The Olympic Games are full of champions, records and stories, but they’re also an incredible encyclopaedia of strange, funny, emotional and sad moments. We’ll dig some out every week to put a smile on your face or a tear in your eye. This week: The story of Munich 1972 swimming 100m freestyle final with none other than swimming legend Mark Spitz and why a seventh gold almost didn’t happen.
Credit: © 1972 / Kishimoto/IOC
Mark Spitz was the most successful athlete to come out of Munich 1972, winning a total of seven gold medals – an achievement that was only broken by Michael Phelps 36 years later at Beijing 2008 when he took home eight.
But back in 1972, all eyes were on Spitz. He already had six gold medals in the bag but was hesitating to compete in the 100m freestyle final which will have been his shot for a seventh gold.
The reason: Australia’s Michael Wenden had beaten him prior in the preliminaries and in the semi-finals, and Spitz was afraid that losing in the final might tarnish his impeccable gold output.
When Spitz arrived in Munich 1972, he had much to prove. Four years prior, he under performed against his own predictions. In Mexico 1968, Spitz announced that he could win six gold medals but only came home with two golds, a silver and bronze being criticised by the media afterwards.
Winning gold medals in all events in Munich 1972 was his chance to make a statement against his detractors. But being beaten by Wenden in the heat and semi-final made Spitz doubt himself.
Australia's Wenden, a two-time Olympic gold medallist in Mexico 1968, didn’t have the same pressure like Spitz, and was ecstatic to come face-to-face with the swimming legend, ready to fight for a medal.
What changed Spitz's mind to get back in the water? When Spitz heard from the US swim coach Peter Daland that this was swimming’s blue ribbon event and whoever wins will be crowned the fastest swimmer on the planet, he was back at the start line.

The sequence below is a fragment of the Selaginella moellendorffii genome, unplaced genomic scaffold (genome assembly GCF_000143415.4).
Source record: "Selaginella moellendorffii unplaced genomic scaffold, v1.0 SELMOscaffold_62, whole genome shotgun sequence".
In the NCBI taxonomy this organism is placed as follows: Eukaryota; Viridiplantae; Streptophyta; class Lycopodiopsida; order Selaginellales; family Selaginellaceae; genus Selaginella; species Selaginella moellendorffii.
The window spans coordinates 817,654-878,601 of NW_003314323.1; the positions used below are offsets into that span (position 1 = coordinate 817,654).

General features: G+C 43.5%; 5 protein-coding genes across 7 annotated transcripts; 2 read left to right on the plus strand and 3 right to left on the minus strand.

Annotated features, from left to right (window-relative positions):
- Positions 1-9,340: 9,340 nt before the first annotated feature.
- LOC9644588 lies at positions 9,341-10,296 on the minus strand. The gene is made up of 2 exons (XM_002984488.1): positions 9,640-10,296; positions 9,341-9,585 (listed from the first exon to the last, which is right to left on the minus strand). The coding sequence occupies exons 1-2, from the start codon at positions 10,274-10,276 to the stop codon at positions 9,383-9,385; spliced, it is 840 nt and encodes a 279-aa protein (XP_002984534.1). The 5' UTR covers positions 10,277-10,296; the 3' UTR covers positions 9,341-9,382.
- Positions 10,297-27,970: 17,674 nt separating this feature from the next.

When Spitz decided to compete in the 100m final, he knew that out of all the events, this was the most important. It could make or break his golden streak and his reputation was on the line. Spitz had every intention to defend his medal haul. Wenden on the other hand, had a confidence boost, and also had a shot.
In the end, Spitz used his powerful kick and great stroke techniques to be ahead of the pack. He eventually bested not only Wenden but also Jerry Heidenreich (USA) and Vladimir Bure (Soviet Union) to finish in a world-record time of 51.22, while Wenden finished fifth place.
Spitz’s world-recording wins in Munich 1972 - and his seven on seven golds - will always be remembered as one of the greatest moments in Olympic history.
Credit: © 1972 / Kishimoto/IOC
Spitz retired after the Munich 1972 at only 22-years-old. He went on to do endorsement deals and also dabbled in sports presentations for some networks. In 1977, he was inducted the International Swimming Hall of Fame as an Honour Swimmee.
He also tried to make a comeback in the Olympic trials for Barcelona 1992 but failed to qualify. Nevertheless, his many achievements in the sport of swimming are set in the Olympic history books and his name will never be forgotten. He along with Michael Phelps serve as inspirations for the future generation of swimmers.
However, Spitz wanted to clarify the rumour back in 1972.
Looking back at the finals of the 100 metre event, Spitz said in an Olympic.org article: “I was always going for it,” Spitz laughed.
“We let that story permeate a little bit. We spoke about it with a few other coaches and I guess the word permeated a little bit. But it was a bunch of nonsense, to be honest.”
As for Wenden, he may have failed to beat Spitz for that coveted gold medal but he will always cherish his Olympic experience. He also emulated Spitz's stroking techniques two years after the Games.
"I sincerely thank Mark Spitz for letting me copy his stroking technique," Wenden said in the Olympic Channel ORIGINALS Under the shadow of Mark Spitz video.
In 1979, Wenden was inducted to the International Swimming Hall of Fame then at the Opening Ceremony of the Sydney 2000 Games, he was one of eight flag bearers.